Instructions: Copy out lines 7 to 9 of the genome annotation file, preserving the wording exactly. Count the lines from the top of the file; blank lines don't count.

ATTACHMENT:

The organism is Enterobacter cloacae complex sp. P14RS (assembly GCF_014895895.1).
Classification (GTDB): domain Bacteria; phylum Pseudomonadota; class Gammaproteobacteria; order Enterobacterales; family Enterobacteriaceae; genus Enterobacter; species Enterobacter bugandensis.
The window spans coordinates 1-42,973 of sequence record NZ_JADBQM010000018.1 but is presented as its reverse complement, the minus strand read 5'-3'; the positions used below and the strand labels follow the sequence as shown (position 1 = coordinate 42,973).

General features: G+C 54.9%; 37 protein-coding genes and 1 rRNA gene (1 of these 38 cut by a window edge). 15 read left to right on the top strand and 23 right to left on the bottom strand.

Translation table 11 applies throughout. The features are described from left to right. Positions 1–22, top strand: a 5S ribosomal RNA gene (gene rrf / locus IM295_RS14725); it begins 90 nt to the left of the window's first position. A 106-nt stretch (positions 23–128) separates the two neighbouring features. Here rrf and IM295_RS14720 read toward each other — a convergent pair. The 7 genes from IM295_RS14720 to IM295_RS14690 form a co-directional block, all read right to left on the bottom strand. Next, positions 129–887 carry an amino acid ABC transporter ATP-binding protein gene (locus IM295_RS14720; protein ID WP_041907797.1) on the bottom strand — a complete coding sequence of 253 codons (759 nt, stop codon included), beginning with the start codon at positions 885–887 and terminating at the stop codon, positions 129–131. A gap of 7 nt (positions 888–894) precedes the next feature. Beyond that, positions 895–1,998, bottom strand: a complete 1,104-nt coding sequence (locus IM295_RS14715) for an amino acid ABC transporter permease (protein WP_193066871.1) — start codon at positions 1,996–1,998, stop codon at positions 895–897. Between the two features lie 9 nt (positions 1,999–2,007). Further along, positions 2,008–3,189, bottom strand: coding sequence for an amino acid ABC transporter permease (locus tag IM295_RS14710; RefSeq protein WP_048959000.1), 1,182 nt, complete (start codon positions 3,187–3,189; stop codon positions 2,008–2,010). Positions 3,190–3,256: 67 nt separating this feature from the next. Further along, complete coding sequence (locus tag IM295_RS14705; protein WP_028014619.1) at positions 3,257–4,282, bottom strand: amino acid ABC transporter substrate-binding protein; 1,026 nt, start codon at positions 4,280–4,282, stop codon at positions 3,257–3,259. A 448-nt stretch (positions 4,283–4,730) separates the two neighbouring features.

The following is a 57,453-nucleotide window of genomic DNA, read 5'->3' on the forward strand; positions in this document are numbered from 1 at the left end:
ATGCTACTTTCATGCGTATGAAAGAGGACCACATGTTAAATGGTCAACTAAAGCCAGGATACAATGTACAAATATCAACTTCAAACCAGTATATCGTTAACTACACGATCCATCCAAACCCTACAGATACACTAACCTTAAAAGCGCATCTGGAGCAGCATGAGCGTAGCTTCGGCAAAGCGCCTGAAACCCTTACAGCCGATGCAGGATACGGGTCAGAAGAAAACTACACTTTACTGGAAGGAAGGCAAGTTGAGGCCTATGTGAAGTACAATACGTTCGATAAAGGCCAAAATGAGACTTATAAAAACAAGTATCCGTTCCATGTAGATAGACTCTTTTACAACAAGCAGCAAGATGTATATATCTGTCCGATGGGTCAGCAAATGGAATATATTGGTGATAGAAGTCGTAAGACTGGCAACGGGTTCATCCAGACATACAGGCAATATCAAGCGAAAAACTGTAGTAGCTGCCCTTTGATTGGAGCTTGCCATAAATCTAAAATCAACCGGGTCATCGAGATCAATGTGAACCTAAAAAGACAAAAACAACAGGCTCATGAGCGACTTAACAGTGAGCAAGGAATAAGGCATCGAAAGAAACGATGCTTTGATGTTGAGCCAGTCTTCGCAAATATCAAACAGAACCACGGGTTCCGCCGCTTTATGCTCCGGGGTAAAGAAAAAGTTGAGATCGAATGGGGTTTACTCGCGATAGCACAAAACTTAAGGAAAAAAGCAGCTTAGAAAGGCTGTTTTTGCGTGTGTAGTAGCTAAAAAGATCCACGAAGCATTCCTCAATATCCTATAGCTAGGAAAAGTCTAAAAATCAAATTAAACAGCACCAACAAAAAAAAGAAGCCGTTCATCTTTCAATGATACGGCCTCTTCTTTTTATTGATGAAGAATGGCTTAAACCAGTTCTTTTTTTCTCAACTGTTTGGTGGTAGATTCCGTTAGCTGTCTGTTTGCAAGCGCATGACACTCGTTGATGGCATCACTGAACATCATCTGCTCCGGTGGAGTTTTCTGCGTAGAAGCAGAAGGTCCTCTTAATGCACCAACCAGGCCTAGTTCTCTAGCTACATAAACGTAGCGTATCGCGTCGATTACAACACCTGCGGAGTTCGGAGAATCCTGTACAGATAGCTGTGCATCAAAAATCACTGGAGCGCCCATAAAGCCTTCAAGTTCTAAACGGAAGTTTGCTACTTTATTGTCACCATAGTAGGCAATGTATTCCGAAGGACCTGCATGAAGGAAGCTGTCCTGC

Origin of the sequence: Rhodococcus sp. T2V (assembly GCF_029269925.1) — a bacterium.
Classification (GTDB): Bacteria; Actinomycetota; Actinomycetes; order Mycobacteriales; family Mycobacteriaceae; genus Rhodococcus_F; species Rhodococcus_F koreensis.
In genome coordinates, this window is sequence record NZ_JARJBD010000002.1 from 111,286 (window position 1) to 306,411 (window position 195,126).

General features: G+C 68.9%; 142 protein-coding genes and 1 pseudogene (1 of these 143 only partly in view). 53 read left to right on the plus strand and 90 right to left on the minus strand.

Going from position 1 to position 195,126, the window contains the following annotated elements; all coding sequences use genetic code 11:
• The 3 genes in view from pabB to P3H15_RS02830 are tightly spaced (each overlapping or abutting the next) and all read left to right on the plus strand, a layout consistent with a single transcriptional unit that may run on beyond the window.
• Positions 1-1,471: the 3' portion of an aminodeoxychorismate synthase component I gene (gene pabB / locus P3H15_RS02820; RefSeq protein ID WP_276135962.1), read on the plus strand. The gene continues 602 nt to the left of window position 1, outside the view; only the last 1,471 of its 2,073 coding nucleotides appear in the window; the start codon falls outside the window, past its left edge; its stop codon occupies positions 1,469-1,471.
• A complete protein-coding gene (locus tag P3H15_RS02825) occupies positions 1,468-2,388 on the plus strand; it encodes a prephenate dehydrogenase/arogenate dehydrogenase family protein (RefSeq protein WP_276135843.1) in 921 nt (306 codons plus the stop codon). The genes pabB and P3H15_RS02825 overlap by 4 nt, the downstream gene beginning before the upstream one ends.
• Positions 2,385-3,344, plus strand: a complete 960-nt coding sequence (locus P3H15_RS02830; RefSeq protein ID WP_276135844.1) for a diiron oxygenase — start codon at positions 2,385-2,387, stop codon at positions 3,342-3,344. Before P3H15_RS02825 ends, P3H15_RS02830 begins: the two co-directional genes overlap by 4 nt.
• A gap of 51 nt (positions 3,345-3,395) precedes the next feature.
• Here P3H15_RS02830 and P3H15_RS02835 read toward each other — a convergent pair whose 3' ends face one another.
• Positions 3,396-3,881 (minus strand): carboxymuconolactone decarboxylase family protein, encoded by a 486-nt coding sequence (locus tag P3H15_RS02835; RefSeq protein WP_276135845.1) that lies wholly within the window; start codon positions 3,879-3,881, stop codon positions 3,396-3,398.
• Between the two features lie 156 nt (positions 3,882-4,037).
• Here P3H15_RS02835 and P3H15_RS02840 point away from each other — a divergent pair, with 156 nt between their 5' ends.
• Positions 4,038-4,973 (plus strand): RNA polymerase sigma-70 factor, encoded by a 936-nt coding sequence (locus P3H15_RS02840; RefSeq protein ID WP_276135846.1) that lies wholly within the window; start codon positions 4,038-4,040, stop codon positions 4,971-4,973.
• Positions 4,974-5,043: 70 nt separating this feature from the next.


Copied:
ATGCTACTTTCATGCGTATGAAAGAGGACCACATGTTAAATGGTCAACTAAAGCCAGGATACAATGTACAAATATCAACTTCAAACCAGTATATCGTTAACTACACGATCCATCCAAACCCTACAGATACACTAACCTTAAAAGCGCATCTGGAGCAGCATGAGCGTAGCTTCGGCAAAGCGCCTGAAACCCTTACAGCCGATGCAGGATACGGGTCAGAAGAAAACTACACTTTACTGGAAGGAAGGCAAGTTGAGGCCTATGTGAAGTACAATACGTTCGATAAAGGCCAAAATGAGACTTATAAAAACAAGTATCCGTTCCATGTAGATAGACTCTTTTACAACAAGCAGCAAGATGTATATATCTGTCCGATGGGTCAGCAAATGGAATATATTGGTGATAGAAGTCGTAAGACTGGCAACGGGTTCATCCAGACATACAGGCAATATCAAGCGAAAAACTGTAGTAGCTGCCCTTTGATTGGAGCTTGCCATAAATCTAAAATCAACCGGGTCATCGAGATCAATGTGAACCTAAAAAGACAAAAACAACAGGCTCATGAGCGACTTAACAGTGAGCAAGGAATAAGGCATCGAAAGAAACGATGCTTTGATGTTGAGCCAGTCTTCGCAAATATCAAACAGAACCACGGGTTCCGCCGCTTTATGCTCCGGGGTAAAGAAAAAGTTGAGATCGAATGGGGTTTACTCGCGATAGCACAAAACTTAAGGAAAAAAGCAGCTTAGAAAGGCTGTTTTTGCGTGTGTAGTAGCTAAAAAGATCCACGAAGCATTCCTCAATATCCTATAGCTAGGAAAAGTCTAAAAATCAAATTAAACAGCACCAACAAAAAAAAGAAGCCGTTCATCTTTCAATGATACGGCCTCTTCTTTTTATTGATGAAGAATGGCTTAAACCAGTTCTTTTTTTCTCAACTGTTTGGTGGTAGATTCCGTTAGCTGTCTGTTTGCAAGCGCATGACACTCGTTGATGGCATCACTGAACATCATCTGCTCCGGTGGAGTTTTCTGCGTAGAAGCAGAAGGTCCTCTTAATGCACCAACCAGGCCTAGTTCTCTAGCTACATAAACGTAGCGTATCGCGTCGATTACAACACCTGCGGAGTTCGGAGAATCCTGTACAGATAGCTGTGCATCAAAAATCACTGGAGCGCCCATAAAGCCTTCAAGTTCTAAACGGAAGTTTGCTACTTTATTGTCACCATAGTAGGCAATGTATTCCGAAGGACCTGCATGAAGGAAGCTGTCCTGC

Origin of the sequence: Rhodococcus sp. T2V (assembly GCF_029269925.1) — a bacterium.
Classification (GTDB): Bacteria; Actinomycetota; Actinomycetes; order Mycobacteriales; family Mycobacteriaceae; genus Rhodococcus_F; species Rhodococcus_F koreensis.